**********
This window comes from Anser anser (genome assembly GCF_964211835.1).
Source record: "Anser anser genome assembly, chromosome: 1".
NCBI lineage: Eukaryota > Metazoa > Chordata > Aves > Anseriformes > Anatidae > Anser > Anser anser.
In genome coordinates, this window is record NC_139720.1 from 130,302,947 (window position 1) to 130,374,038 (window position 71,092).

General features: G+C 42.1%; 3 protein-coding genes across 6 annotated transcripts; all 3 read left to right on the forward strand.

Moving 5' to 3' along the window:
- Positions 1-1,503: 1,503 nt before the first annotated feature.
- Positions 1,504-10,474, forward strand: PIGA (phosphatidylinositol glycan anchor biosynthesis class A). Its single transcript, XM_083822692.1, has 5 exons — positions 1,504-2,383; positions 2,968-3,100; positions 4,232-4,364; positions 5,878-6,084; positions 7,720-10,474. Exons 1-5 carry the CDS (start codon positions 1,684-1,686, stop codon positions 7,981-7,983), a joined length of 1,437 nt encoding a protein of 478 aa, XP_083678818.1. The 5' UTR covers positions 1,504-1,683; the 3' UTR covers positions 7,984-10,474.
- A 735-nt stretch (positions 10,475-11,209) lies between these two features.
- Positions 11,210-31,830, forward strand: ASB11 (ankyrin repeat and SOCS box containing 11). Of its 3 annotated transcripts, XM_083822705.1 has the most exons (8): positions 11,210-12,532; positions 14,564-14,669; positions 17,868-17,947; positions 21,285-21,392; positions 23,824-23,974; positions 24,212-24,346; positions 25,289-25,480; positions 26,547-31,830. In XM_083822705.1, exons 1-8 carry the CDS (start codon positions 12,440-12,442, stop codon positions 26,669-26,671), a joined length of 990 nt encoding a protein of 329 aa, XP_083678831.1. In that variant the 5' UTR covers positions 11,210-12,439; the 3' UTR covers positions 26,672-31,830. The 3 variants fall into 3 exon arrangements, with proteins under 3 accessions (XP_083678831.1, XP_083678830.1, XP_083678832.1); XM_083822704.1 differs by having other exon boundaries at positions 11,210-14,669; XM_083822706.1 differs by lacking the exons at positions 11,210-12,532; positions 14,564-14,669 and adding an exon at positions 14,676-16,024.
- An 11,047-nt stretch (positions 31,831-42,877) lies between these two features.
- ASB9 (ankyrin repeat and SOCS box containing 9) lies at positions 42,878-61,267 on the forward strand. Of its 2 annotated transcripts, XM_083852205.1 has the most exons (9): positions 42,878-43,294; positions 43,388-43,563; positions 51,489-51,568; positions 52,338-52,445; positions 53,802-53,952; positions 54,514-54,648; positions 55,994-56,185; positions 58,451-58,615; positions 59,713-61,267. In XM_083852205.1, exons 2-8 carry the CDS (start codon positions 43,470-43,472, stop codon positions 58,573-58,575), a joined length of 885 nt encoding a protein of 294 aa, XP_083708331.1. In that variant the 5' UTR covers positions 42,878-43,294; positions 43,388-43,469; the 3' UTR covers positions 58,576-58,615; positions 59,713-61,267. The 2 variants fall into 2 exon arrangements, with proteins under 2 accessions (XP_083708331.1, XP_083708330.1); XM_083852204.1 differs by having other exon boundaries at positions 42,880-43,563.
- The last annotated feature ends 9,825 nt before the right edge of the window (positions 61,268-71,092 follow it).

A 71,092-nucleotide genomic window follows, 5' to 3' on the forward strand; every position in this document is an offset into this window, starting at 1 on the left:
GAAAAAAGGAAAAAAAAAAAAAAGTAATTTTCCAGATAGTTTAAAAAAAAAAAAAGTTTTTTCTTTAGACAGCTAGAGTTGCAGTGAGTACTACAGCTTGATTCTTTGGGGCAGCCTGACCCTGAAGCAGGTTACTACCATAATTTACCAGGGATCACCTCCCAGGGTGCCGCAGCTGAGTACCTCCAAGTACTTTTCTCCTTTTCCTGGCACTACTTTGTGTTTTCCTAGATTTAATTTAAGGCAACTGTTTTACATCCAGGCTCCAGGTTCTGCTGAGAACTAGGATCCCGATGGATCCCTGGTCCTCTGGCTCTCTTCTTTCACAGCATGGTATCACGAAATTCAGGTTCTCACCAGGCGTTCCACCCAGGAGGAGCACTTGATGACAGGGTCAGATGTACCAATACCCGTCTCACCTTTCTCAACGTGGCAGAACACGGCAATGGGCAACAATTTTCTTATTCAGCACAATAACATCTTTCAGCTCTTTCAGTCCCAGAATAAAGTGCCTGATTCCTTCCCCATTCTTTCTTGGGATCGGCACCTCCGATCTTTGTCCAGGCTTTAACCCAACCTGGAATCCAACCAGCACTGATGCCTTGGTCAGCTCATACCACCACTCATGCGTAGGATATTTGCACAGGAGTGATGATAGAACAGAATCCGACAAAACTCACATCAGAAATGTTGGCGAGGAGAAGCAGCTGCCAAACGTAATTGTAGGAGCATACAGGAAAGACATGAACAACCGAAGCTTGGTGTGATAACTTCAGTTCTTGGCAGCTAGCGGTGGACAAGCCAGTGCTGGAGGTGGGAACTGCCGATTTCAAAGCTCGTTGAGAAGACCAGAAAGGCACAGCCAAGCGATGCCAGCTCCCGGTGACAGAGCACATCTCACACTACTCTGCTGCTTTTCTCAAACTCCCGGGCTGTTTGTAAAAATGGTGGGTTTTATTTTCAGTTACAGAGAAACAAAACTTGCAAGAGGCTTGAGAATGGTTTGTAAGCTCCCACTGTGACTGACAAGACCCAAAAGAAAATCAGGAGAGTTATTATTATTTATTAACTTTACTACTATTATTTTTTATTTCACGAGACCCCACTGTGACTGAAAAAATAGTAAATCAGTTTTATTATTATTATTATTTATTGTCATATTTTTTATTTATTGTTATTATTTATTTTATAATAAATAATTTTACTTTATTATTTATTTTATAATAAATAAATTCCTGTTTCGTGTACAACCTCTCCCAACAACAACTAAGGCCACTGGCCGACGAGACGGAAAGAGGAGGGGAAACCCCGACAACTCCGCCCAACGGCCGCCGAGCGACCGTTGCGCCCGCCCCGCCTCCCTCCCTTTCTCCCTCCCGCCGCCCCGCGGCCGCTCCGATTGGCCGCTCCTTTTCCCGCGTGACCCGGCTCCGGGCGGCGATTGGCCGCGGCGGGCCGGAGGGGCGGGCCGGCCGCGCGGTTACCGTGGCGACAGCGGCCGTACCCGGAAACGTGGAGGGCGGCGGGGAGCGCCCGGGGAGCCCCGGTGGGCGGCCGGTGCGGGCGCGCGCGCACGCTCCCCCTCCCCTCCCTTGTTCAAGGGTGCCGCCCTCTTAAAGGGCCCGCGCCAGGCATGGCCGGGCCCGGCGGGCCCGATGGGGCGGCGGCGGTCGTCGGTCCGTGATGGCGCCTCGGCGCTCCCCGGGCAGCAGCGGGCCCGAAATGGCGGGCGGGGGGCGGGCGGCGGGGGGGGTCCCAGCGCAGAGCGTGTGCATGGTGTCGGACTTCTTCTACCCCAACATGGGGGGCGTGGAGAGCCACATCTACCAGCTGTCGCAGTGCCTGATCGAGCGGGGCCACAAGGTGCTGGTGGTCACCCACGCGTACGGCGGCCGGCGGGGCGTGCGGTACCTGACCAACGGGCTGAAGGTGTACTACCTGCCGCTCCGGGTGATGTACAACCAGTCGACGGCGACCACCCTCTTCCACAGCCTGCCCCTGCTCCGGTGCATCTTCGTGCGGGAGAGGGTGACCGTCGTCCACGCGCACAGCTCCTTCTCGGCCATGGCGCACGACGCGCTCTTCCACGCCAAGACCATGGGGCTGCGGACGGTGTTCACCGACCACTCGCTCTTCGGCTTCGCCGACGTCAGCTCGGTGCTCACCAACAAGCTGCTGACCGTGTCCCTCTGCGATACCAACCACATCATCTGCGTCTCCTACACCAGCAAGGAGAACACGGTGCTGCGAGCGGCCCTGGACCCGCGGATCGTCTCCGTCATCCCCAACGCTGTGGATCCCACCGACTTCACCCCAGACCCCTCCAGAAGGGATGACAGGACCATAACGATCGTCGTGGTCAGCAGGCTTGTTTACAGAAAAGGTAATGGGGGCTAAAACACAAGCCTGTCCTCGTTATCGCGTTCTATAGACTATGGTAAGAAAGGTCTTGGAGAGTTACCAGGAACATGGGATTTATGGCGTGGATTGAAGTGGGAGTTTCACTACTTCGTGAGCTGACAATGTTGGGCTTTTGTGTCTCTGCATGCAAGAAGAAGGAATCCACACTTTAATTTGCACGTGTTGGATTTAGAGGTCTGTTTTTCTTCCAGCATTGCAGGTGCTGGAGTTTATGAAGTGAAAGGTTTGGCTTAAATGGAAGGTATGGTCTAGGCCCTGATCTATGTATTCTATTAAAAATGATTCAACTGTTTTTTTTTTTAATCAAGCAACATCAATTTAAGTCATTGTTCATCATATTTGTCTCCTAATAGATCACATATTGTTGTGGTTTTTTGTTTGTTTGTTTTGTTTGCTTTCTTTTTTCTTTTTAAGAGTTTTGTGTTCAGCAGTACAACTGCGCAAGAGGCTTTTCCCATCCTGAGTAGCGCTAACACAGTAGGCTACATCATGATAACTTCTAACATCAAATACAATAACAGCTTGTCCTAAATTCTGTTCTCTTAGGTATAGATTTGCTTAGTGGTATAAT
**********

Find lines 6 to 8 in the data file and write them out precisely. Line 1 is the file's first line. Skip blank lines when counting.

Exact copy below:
Moving 5' to 3' along the window:
- Positions 1-1,503: 1,503 nt before the first annotated feature.
- Positions 1,504-10,474, forward strand: PIGA (phosphatidylinositol glycan anchor biosynthesis class A). Its single transcript, XM_083822692.1, has 5 exons — positions 1,504-2,383; positions 2,968-3,100; positions 4,232-4,364; positions 5,878-6,084; positions 7,720-10,474. Exons 1-5 carry the CDS (start codon positions 1,684-1,686, stop codon positions 7,981-7,983), a joined length of 1,437 nt encoding a protein of 478 aa, XP_083678818.1. The 5' UTR covers positions 1,504-1,683; the 3' UTR covers positions 7,984-10,474.